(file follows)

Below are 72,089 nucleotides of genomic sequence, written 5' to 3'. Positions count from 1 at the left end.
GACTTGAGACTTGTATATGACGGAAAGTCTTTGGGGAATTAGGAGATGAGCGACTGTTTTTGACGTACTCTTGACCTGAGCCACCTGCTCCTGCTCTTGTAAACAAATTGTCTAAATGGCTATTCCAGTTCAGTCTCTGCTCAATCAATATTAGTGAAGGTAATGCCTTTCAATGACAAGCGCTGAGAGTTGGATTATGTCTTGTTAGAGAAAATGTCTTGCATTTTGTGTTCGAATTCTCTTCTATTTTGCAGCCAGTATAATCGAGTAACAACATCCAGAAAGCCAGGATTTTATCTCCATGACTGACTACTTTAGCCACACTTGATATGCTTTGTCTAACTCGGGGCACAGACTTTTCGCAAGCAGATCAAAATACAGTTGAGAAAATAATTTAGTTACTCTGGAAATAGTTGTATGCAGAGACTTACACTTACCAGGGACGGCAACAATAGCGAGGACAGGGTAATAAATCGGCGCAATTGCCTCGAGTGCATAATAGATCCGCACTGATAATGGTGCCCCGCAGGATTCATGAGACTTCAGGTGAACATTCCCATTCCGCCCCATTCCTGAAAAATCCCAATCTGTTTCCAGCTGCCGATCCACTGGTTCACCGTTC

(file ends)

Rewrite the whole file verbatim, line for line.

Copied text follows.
Below are 72,089 nucleotides of genomic sequence, written 5' to 3'. Positions count from 1 at the left end.
GACTTGAGACTTGTATATGACGGAAAGTCTTTGGGGAATTAGGAGATGAGCGACTGTTTTTGACGTACTCTTGACCTGAGCCACCTGCTCCTGCTCTTGTAAACAAATTGTCTAAATGGCTATTCCAGTTCAGTCTCTGCTCAATCAATATTAGTGAAGGTAATGCCTTTCAATGACAAGCGCTGAGAGTTGGATTATGTCTTGTTAGAGAAAATGTCTTGCATTTTGTGTTCGAATTCTCTTCTATTTTGCAGCCAGTATAATCGAGTAACAACATCCAGAAAGCCAGGATTTTATCTCCATGACTGACTACTTTAGCCACACTTGATATGCTTTGTCTAACTCGGGGCACAGACTTTTCGCAAGCAGATCAAAATACAGTTGAGAAAATAATTTAGTTACTCTGGAAATAGTTGTATGCAGAGACTTACACTTACCAGGGACGGCAACAATAGCGAGGACAGGGTAATAAATCGGCGCAATTGCCTCGAGTGCATAATAGATCCGCACTGATAATGGTGCCCCGCAGGATTCATGAGACTTCAGGTGAACATTCCCATTCCGCCCCATTCCTGAAAAATCCCAATCTGTTTCCAGCTGCCGATCCACTGGTTCACCGTTC